Charles J. Ammon is an earthquake seismologist who investigates earthquake processes and Earth’s Interior using seismic, gravity, and geodetic observations. He and his students focus on large earthquake rupture processes, earthquake locations in remote regions (e.g. mid-ocean ridge systems); imaging Earth’s crust and upper mantle using body and surface waves; imaging the shallow crust using seismic ambient ground motions; analysis of small non-earthquake-generated seismic sources (explosions, blasts, mine tremors and collapses, etc.).
Kevin Furlong works in lithospheric geodynamics - the modern version of Plate Tectonics - and his focus is on processes at active plate boundaries. In particular he investigates deformational, thermal, and earthquake processes that form and define plate boundaries. His research involves some of the major plate boundaries globally, including in New Zealand, Asia and western North America.
Andy Nyblade is an observational earthquake seismologist. His primary research focus is in using seismic and other geophysical methods to address problems in continental tectonics (rifting, volcanism, plateau uplift, mountain building, basin formation), as well as in the structure, composition and evolution of continental crust and upper mantle. He also uses geophysical methods to investigate the structure of the Critical Zone. He has worked extensively in Africa and Antarctica, and to a lesser degree in eastern North America.
Dr. Tushar Mittal is a geophysicist and fluid dynamicist who works on understanding the solid Earth-climate interactions, with a specific focus on the dynamics of magmatic systems both in the present as well as some of the largest volcanic eruptions in Earth history (e.g., continental flood basalts). He and his students focus on developing theoretical models for magma transport processes, doing analog experiments to understand specific magmatic processes (e.g., fracture mechanics, porous media flow in magmatic mushes), analyzing volcanological and rock textural features in the field, and using remote sensing data for monitoring modern day eruptions. He uses a wide diversity of computational and data analysis tools in his research and has worked extensively on basaltic volcanism with a special focus on large igneous provinces.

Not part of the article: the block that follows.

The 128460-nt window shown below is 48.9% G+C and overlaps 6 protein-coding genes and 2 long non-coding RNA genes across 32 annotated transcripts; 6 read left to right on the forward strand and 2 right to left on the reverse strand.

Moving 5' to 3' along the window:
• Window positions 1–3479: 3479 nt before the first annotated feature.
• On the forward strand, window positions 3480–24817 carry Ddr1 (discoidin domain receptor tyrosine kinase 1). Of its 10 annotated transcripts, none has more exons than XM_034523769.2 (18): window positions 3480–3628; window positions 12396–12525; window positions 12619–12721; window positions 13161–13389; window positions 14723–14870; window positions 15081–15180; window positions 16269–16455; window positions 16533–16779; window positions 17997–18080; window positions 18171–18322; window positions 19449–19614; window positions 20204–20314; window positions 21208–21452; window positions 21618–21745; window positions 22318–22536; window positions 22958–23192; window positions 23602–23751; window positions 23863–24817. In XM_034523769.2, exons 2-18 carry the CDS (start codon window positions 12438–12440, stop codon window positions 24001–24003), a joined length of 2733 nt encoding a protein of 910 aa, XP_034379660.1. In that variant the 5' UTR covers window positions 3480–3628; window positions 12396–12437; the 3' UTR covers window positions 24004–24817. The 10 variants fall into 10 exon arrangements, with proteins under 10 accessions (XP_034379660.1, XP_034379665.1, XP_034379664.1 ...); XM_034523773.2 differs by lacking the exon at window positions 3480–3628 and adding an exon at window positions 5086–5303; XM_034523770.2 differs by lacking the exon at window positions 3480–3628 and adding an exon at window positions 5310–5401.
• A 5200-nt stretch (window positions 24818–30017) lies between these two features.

Dr. Christelle Wauthier is a geodesist who investigates natural hazards processes by means of remote-sensing and geophysical techniques. She and her team from the “InSAR, Geodesy, and Geohazards (IGG)” lab aim to understand how the "volcano factory" works in diverse geodynamic settings including continental rift, subduction arc, and hotspot. An overarching goal of Wauthier’s research group is to reveal the sub-surface dynamics of volcanic systems: i.e., the magma plumbing system, using models of crustal deformation. They use Interferometric Synthetic Aperture Radar (InSAR) remote-sensing methods to map crustal deformation and then model the sub-surface sources inducing the identified deformation. The volume of magma stored or transported can then be estimated and give insights on future eruption behavior and size. Furthermore, there are strong feedbacks between tectonic, faulting, and magmatic processes. By studying the interactions between those processes using stress analyses, they hope to solve their causality and, even more broadly, better understands what triggers magma intrusions, larger volcano-tectonic earthquakes, volcano landslides, and volcanic eruptions. Wauthier’s research has deep impacts on society as the geophysical signals registered can be used to assess and mitigate volcanic and faulting hazards. Learn more here: http://personal.psu.edu/cuw25/website/index.html#/Home
Dr. Tieyuan Zhu explores diverse geophysics data to quantify the response of Earth’s critical zone and near-surface to the changing climate (short-term weathers and long-term climate). Dr. Zhu also investigates the seismic response of geological CO2 sequestration and geothermal exploration for long-term storage and net zero emissions, seismic wave propagation in pores and fractures, geohazards monitoring in urban areas, and planetary geophysics.